Earlier this month, Melissa Abdo visited a class of future schoolteachers — education majors at Oklahoma State University.
“How many of you are considering teaching in Oklahoma?” she asked them.
Of the roughly 20 students in the class, a single hand went into the air.
“I don’t think Oklahoma wants me,” one student told Abdo, a board member for Jenks Public Schools in suburban Tulsa.
Abdo said this week that she was embarrassed for Oklahoma, where teachers haven’t had an across-the-board raise in 10 years, leaving them with some of the lowest pay in the nation.
So she and members of other school boards across the state have taken a highly unusual step: They’re helping their workers go on strike.
When teachers — or for that matter, workers in any field — strike, it’s usually a showdown with the bosses. That’s what happened when teachers in Chicago went on strike in 2012 to force better contract terms from the nation’s third-largest school district.
But in Oklahoma — as with the recent nine-day teacher’s strike in West Virginia — the traditional battle lines between workers and management have gotten blurred as both sides take aim at a bigger target: the state Legislature.
Across the state, teachers are getting a boost from superintendents and school boards as they prepare to walk off the job Monday unless the Legislature significantly raises their pay.
At school board meetings, superintendents have given presentations to board members and curious parents about how a teacher walkout would work — and how they could support, and not oppose, a strike that would affect hundreds of thousands of Oklahoma students.
“It is unusual for any kind of strike, but it points to just how awful the situation is,” said Randi Weingarten, president of the American Federation of Teachers, one of the nation’s largest public-sector unions. “What you are seeing right now is a fight for public education, because the school boards are saying, ‘How are we going to get teachers for this and the next generation of kids?’”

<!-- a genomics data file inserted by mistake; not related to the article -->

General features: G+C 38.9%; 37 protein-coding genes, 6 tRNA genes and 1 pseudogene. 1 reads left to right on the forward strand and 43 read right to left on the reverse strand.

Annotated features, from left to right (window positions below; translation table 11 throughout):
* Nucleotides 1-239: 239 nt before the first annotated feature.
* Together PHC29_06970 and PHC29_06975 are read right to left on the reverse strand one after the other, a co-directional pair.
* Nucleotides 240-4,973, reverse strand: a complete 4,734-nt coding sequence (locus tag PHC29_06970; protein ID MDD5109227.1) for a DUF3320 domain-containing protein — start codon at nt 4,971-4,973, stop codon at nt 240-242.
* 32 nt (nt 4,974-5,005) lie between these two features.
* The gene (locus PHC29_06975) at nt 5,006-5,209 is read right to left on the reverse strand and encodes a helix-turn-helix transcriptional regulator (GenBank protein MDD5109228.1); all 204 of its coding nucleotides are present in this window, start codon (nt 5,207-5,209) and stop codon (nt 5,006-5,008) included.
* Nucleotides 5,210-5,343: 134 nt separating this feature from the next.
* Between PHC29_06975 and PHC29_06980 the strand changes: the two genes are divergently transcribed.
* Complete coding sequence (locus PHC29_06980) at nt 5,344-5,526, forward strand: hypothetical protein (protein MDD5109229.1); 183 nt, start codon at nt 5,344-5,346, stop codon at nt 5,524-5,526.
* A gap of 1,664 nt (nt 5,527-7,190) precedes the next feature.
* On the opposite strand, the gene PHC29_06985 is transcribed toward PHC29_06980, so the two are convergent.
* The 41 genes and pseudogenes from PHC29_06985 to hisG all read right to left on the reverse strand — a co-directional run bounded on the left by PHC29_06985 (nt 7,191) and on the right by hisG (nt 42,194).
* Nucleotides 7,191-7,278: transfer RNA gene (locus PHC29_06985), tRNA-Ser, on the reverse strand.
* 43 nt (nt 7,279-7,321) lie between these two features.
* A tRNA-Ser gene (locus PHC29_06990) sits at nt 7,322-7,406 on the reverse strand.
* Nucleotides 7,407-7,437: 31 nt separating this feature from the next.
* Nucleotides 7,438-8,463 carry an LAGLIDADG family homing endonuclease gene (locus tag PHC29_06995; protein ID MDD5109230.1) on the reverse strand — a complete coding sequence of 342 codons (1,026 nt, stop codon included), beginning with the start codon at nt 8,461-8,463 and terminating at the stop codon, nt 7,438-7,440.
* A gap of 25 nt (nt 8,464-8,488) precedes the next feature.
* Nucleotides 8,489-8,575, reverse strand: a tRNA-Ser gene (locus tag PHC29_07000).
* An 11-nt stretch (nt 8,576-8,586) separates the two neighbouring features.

At least 172 Oklahoma school districts, with 500,000 students, are prepared to close for at least a day if teachers go on strike, according to a survey released this week by the Oklahoma State School Boards Assn. and other state education groups. A total of 48 school districts, with more than 230,000 students, said they were prepared to close indefinitely.
Shawn Hime, executive director of the school board association, said that among the state’s 513 districts, he had not heard of a school board that had rejected the idea of a walkout.
“Our board members, while they’re not leading the strike ... they understand the frustration of our teachers,” Hime said, noting that Oklahoma’s low property taxes force schools to rely more heavily on state funding than their counterparts in neighboring states.
Starting pay for a teacher in Oklahoma with a bachelor’s degree is $31,600 — a figure set by the Legislature. The state’s average salary for public school teachers is $45,276, lower than in any state except Mississippi and South Dakota, according to the most recently available data from the National Education Assn.
The Oklahoma Education Assn. has said a strike will begin unless lawmakers guarantee $10,000 raises over the next three years. The last teacher’s strike in the state occurred in 1990 and prompted a conservative backlash against new taxes.
“I feel like I’m in ‘Back to the Future,’” Janet Dunlop, the superintendent of Broken Arrow Public Schools, said at a March 12 meeting of the suburban Tulsa district, which gets more than 40% of its funding from the state.
Dunlop recalled how she joined in as a student-teacher during the 1990 strike. “I remember the angst I felt, and I felt like I was almost betraying what I fought so hard to do.”
Now, even with a job that would normally place her on the other side of the table during labor negotiations, she still sounded like a teacher ready to march on the state Capitol in Oklahoma City and demand legislators raise pay.
“I think that we all would agree: No one wants this to happen,” Dunlop said of a strike, according to a video recording of the meeting. “But you also get to a point where you don’t believe the promises [from state lawmakers] anymore and you need it to happen.”